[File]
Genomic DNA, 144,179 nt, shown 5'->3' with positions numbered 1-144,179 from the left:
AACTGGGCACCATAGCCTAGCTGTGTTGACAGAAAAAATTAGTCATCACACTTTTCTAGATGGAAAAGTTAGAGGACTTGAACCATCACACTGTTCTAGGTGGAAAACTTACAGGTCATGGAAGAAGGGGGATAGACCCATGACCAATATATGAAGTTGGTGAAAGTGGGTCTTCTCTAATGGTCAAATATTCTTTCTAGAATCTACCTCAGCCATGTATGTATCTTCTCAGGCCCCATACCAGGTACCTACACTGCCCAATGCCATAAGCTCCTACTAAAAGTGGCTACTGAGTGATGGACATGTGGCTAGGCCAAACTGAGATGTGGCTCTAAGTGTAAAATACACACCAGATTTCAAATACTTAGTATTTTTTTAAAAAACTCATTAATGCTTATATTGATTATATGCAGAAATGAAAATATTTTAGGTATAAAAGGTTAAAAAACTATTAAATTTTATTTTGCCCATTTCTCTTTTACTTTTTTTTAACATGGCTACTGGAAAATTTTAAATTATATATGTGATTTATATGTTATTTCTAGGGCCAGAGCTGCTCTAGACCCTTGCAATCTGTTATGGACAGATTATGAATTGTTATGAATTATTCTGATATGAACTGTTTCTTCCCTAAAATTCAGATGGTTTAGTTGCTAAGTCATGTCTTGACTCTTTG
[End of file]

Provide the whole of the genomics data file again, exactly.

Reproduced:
Genomic DNA, 144,179 nt, shown 5'->3' with positions numbered 1-144,179 from the left:
AACTGGGCACCATAGCCTAGCTGTGTTGACAGAAAAAATTAGTCATCACACTTTTCTAGATGGAAAAGTTAGAGGACTTGAACCATCACACTGTTCTAGGTGGAAAACTTACAGGTCATGGAAGAAGGGGGATAGACCCATGACCAATATATGAAGTTGGTGAAAGTGGGTCTTCTCTAATGGTCAAATATTCTTTCTAGAATCTACCTCAGCCATGTATGTATCTTCTCAGGCCCCATACCAGGTACCTACACTGCCCAATGCCATAAGCTCCTACTAAAAGTGGCTACTGAGTGATGGACATGTGGCTAGGCCAAACTGAGATGTGGCTCTAAGTGTAAAATACACACCAGATTTCAAATACTTAGTATTTTTTTAAAAAACTCATTAATGCTTATATTGATTATATGCAGAAATGAAAATATTTTAGGTATAAAAGGTTAAAAAACTATTAAATTTTATTTTGCCCATTTCTCTTTTACTTTTTTTTAACATGGCTACTGGAAAATTTTAAATTATATATGTGATTTATATGTTATTTCTAGGGCCAGAGCTGCTCTAGACCCTTGCAATCTGTTATGGACAGATTATGAATTGTTATGAATTATTCTGATATGAACTGTTTCTTCCCTAAAATTCAGATGGTTTAGTTGCTAAGTCATGTCTTGACTCTTTG